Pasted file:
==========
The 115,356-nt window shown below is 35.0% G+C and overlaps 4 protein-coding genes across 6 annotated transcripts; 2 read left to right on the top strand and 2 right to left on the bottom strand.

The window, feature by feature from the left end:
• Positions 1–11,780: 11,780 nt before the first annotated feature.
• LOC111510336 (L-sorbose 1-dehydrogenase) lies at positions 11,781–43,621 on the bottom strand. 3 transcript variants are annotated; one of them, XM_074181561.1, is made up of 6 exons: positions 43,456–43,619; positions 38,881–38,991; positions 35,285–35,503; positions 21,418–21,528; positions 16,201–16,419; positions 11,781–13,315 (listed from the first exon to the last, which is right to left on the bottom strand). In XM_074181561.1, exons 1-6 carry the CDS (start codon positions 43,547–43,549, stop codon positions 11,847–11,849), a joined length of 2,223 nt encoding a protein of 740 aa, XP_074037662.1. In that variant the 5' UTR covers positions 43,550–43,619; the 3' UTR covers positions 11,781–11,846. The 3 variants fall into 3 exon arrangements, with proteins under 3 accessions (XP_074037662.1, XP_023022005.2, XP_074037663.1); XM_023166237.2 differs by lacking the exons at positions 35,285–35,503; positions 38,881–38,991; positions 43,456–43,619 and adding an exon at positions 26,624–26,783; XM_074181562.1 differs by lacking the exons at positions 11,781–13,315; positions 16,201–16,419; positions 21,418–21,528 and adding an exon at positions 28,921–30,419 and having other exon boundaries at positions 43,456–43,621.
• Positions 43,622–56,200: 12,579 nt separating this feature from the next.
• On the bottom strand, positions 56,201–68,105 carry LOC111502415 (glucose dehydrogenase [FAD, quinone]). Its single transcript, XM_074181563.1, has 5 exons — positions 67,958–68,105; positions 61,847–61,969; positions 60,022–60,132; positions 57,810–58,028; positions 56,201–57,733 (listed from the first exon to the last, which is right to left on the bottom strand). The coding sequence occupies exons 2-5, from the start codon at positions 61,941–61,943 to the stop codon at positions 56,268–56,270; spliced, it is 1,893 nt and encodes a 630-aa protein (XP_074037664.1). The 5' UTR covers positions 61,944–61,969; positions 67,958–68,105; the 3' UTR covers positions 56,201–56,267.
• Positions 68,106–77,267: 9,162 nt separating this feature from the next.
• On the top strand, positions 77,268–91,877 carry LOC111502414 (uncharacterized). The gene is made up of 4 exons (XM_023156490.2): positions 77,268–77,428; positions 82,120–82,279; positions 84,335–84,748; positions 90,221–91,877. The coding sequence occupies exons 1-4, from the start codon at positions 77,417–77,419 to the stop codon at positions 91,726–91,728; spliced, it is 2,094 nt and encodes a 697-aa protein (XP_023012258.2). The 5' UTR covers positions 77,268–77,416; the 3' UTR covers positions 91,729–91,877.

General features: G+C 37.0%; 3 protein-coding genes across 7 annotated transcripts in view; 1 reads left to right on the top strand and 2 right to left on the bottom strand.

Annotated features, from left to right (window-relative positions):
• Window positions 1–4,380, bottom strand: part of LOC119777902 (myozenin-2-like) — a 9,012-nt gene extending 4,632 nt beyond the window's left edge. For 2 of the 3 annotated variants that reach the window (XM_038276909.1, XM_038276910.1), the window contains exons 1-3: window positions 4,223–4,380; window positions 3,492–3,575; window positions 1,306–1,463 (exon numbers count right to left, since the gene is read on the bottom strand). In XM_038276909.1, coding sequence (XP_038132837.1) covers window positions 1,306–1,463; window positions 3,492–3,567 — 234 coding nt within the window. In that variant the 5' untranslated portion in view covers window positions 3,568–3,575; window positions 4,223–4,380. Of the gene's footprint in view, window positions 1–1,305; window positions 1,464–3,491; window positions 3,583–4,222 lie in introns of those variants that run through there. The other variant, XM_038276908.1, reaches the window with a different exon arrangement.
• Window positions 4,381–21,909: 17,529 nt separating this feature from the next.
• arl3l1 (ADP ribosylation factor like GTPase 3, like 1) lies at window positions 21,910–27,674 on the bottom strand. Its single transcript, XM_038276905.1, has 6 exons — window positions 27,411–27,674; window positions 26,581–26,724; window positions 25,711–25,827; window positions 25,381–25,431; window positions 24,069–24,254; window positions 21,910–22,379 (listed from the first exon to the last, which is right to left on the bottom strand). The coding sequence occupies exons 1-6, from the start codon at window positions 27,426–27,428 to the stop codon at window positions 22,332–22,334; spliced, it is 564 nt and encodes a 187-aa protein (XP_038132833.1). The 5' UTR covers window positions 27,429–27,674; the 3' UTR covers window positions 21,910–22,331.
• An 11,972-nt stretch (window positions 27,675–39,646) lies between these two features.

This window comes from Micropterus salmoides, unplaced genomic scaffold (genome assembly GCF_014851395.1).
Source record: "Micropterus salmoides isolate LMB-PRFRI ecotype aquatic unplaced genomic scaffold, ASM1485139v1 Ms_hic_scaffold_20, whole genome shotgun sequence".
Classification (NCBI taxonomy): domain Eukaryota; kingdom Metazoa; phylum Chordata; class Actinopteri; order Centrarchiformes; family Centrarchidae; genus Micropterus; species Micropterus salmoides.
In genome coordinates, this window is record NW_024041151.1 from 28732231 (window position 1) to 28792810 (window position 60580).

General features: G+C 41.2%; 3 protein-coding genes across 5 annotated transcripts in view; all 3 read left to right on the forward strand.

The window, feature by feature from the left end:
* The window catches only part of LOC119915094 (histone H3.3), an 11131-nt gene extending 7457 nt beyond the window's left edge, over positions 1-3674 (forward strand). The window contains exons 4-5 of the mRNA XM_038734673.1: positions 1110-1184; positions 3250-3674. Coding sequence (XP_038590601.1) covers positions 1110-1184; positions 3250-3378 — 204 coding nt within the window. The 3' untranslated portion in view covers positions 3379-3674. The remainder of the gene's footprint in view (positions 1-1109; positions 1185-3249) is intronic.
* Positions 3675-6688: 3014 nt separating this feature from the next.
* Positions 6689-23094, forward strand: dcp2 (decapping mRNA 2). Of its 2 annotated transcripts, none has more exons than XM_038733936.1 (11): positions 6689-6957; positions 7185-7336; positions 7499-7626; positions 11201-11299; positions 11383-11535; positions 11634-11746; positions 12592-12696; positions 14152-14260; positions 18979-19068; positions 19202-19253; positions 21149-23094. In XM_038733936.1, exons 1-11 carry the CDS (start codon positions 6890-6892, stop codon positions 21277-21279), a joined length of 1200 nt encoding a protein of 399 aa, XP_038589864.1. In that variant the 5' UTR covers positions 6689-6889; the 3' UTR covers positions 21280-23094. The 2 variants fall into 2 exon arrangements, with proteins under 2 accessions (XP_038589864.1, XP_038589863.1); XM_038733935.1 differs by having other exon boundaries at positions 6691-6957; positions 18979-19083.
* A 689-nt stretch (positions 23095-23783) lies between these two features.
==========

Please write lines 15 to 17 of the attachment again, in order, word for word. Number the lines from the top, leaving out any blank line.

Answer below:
This window comes from Micropterus salmoides, unplaced genomic scaffold (genome assembly GCF_014851395.1).
Source record: "Micropterus salmoides isolate LMB-PRFRI ecotype aquatic unplaced genomic scaffold, ASM1485139v1 Ms_hic_scaffold_20, whole genome shotgun sequence".
Classification (NCBI taxonomy): domain Eukaryota; kingdom Metazoa; phylum Chordata; class Actinopteri; order Centrarchiformes; family Centrarchidae; genus Micropterus; species Micropterus salmoides.